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Botticelli Babes and Carnal Cooks

If I compare myself to the notion of beauty and love that was depicted by Botticelli in his 15th century painting “The Birth of Venus” I am forever doomed. The only faint similarity is that she and I are both white, and even that is debatable, as her unblemished complexion and milky skin do not mimic my sun-pocked, uneven tones. And right there, the similarity ends. Venus is classically ethereal, gentle and docile, her expression serene and faraway wistful. She is angelic, illuminated by a soft, delicate light, innocent, physically able, and aligned with a gentle vision of nature. In my media indoctrinated head, she is the pinnacle of femininity. She is desirable. Today, I look at her and think, she’s just about everything that I am not, nor ever have been. Yet, I think I’d still like to be desired…

I wanted to know more about the muse who had inspired Botticelli’s vision – and was fascinated to know that Simonetta Cattaneo Vespucci was a married noblewoman from Genoa; a tender age of twenty two when Botticelli was believed to have fallen in love – or lust – with her. She died before she reached the age of twenty three, and so enraptured by her charms was he, that he continued to paint her from memory, even ten years after her death. So enraptured by her charms was he that he also, upon his death, arranged to be buried at her feet! Botticelli – his nickname translates to ‘little barrel’ – had never married.

Botticelli’s enigmatic Primavera also depicts her, possibly in every one of the three muses on the left, and the three goddesses on the right, and certainly, in the figure of Venus, front and centre. They were all made in Simonetta’s image, and Botticelli’s obsessive attention to detail with the figures and more than two hundred different, identifiable flowers – means this painting was a labour of love in every sense.

But I am troubled that her traditional ‘norm’ of beauty is not only restrictive, but frequently hurtful and often predatory. I wonder if it was to her too? Recently, I watched, on Gogglebox, the reactions of men – and women – to a contemporary embodiment of Venus, the media-labelled ‘Goddess’ that is Nigella. She, too, is everything that I am not.

She is often lambasted for her lascivious-inducing commentary and she always responds with denial and innocence, absolutely insistent that it is not her intention to use sexual innuendo or to seduce and intoxicate in the manner that comes across. Yet it has become a pop-culture reference, parodied by shows such as Modern Family and even Mary, on the said GB episode, mimicked her. The reaction of Giles, Mary’s husband, speaks volumes!

In an interview, when accused of the purposeful use of her sexuality and euphemistic suggestion, Nigella countered that it is the careful and clever editing by the production company. ‘You have this way of saying things,’ the male interviewer suggested. ‘I have this way of people projecting things on me!’ Nigella hit back, ‘I’m so not the kind of person who would do that intentionally.’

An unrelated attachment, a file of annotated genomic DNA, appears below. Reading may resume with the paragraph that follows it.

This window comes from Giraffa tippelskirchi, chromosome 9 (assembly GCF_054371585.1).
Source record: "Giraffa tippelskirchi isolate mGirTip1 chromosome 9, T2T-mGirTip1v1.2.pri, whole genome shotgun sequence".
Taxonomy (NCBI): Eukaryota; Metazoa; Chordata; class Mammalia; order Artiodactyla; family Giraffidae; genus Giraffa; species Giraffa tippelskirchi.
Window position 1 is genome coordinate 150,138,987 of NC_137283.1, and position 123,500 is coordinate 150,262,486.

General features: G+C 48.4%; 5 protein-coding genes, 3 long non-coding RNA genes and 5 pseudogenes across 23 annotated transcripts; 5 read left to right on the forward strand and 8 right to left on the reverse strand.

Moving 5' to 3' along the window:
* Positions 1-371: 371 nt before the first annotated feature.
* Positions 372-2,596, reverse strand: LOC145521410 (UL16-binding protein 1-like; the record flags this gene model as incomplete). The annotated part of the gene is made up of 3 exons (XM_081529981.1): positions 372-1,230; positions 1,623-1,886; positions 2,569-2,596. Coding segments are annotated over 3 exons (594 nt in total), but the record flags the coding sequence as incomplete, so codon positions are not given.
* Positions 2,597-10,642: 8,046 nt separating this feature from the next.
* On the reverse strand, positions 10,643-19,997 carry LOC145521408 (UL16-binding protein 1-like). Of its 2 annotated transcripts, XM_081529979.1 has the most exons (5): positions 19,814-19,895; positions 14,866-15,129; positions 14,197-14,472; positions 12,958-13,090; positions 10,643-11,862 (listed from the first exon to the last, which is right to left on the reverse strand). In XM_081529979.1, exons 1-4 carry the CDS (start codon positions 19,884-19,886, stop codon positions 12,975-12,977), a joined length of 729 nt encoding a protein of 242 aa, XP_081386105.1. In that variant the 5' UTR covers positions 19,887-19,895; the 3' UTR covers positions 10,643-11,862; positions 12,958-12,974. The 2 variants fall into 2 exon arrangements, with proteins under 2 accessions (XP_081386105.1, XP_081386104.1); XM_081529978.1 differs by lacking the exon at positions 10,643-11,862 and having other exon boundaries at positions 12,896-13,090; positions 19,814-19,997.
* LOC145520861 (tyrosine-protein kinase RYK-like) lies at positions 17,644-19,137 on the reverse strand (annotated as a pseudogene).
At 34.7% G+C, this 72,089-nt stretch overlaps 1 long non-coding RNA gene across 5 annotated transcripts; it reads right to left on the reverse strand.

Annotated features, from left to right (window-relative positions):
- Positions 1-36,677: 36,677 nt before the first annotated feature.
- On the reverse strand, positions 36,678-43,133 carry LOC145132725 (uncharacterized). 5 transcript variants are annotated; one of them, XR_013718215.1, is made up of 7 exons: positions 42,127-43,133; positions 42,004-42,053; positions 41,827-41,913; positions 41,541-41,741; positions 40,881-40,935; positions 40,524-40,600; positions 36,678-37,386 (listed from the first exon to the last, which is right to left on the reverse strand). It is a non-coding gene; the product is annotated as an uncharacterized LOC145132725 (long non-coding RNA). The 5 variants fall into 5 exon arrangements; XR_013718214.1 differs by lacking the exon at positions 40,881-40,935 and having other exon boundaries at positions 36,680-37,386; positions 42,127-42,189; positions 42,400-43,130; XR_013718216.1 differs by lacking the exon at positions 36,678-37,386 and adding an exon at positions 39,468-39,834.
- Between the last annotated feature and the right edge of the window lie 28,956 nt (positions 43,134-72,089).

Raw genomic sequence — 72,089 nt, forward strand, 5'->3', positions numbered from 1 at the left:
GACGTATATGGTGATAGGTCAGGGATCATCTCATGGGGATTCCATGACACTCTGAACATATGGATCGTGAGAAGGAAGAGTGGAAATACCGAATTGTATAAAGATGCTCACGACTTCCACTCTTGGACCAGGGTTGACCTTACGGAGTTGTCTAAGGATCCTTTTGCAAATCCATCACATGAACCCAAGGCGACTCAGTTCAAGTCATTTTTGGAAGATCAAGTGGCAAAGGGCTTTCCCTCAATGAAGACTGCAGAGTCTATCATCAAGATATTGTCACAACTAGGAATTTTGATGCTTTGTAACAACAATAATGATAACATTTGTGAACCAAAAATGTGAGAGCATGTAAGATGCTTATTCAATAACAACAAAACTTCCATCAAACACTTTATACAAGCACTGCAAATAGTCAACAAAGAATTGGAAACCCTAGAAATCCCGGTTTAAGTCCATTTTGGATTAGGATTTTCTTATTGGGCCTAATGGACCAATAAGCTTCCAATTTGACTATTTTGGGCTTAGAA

The production company reminded me of the Medici brothers, who commissioned Botticelli’s daring celebration of human desire. They ruled Florence and in such patriarchal settings, and in some prevailing cultures, women were/are considered to be carnal — the deliberate temptress to men who were thought to be rational and moderate but for these women. It is a more ‘modern’ notion that men are considered more sexual than women, and that they are unable to control their sexual desires in ways that women can. Is this a function of patriarchal norms, requiring a woman’s sexuality to be only in the service of her husband, or art patron, or lover or pimp, rather than as an integral part of her humanity? This notion has demanded that women restrain their sexuality for so long, that as a society we’ve started to believe it is an easy and natural thing for us to do. Expecting Nigella to put a lid on her inherent sexuality is expecting her to deny her actual self.

Think of the damage to her soul!

Then, I remember the damage to mine. I want to be desired; I think that many women do but with this can come either the feeling of entitlement and of possession or the feeling that somehow we demean ourselves! The reaction of those watching her on Gogglebox screamed, “Women such as you are in the world for men’s pleasure and enjoyment; you are exploiting your sensuality” and that is something that few women enjoy because it’s objectifying. Let me tell you, it’s even more objectifying and humiliating when you are not considered within the realms of the classically beautiful. Our physical selves are as intrinsic to who we are as our emotional selves. They cannot easily be separated from us and our deepest soul.

It’s the whole package that makes us beautiful – not a face, not a voluptuous body. I want to be seen and valued for myself; I don’t want to be a hawked around like a commodity. And then, I remembered Warhol’s quite obsessive fascination with the pop art print of the face of Venus, reproduced time and again and contemplated how it is not only famous artwork, but also women and beauty that can be as commoditised as a can of soup!

4 replies on “Botticelli Babes and Carnal Cooks”

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